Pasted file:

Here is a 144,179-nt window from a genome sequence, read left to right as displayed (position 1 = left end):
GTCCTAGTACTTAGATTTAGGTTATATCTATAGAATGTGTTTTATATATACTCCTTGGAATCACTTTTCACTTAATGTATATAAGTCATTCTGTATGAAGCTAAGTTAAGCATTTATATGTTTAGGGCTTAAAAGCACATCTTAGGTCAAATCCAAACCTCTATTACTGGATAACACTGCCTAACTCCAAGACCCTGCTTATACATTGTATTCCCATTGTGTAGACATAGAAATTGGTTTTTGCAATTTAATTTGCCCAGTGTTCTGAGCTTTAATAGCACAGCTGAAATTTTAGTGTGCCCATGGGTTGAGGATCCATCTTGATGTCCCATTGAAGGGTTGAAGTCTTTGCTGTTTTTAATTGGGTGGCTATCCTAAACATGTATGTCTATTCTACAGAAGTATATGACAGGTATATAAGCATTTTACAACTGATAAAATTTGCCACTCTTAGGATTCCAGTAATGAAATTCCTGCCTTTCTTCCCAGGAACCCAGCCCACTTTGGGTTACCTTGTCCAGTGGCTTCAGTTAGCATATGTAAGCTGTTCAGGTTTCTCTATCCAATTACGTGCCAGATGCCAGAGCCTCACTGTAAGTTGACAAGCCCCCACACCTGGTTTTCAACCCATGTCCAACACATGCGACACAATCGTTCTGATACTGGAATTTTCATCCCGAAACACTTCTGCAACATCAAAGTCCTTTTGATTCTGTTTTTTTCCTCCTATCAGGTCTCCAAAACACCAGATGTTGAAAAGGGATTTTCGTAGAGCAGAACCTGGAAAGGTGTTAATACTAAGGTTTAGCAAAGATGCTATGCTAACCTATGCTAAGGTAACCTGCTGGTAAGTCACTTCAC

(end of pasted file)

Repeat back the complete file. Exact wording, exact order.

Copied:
Here is a 144,179-nt window from a genome sequence, read left to right as displayed (position 1 = left end):
GTCCTAGTACTTAGATTTAGGTTATATCTATAGAATGTGTTTTATATATACTCCTTGGAATCACTTTTCACTTAATGTATATAAGTCATTCTGTATGAAGCTAAGTTAAGCATTTATATGTTTAGGGCTTAAAAGCACATCTTAGGTCAAATCCAAACCTCTATTACTGGATAACACTGCCTAACTCCAAGACCCTGCTTATACATTGTATTCCCATTGTGTAGACATAGAAATTGGTTTTTGCAATTTAATTTGCCCAGTGTTCTGAGCTTTAATAGCACAGCTGAAATTTTAGTGTGCCCATGGGTTGAGGATCCATCTTGATGTCCCATTGAAGGGTTGAAGTCTTTGCTGTTTTTAATTGGGTGGCTATCCTAAACATGTATGTCTATTCTACAGAAGTATATGACAGGTATATAAGCATTTTACAACTGATAAAATTTGCCACTCTTAGGATTCCAGTAATGAAATTCCTGCCTTTCTTCCCAGGAACCCAGCCCACTTTGGGTTACCTTGTCCAGTGGCTTCAGTTAGCATATGTAAGCTGTTCAGGTTTCTCTATCCAATTACGTGCCAGATGCCAGAGCCTCACTGTAAGTTGACAAGCCCCCACACCTGGTTTTCAACCCATGTCCAACACATGCGACACAATCGTTCTGATACTGGAATTTTCATCCCGAAACACTTCTGCAACATCAAAGTCCTTTTGATTCTGTTTTTTTCCTCCTATCAGGTCTCCAAAACACCAGATGTTGAAAAGGGATTTTCGTAGAGCAGAACCTGGAAAGGTGTTAATACTAAGGTTTAGCAAAGATGCTATGCTAACCTATGCTAAGGTAACCTGCTGGTAAGTCACTTCAC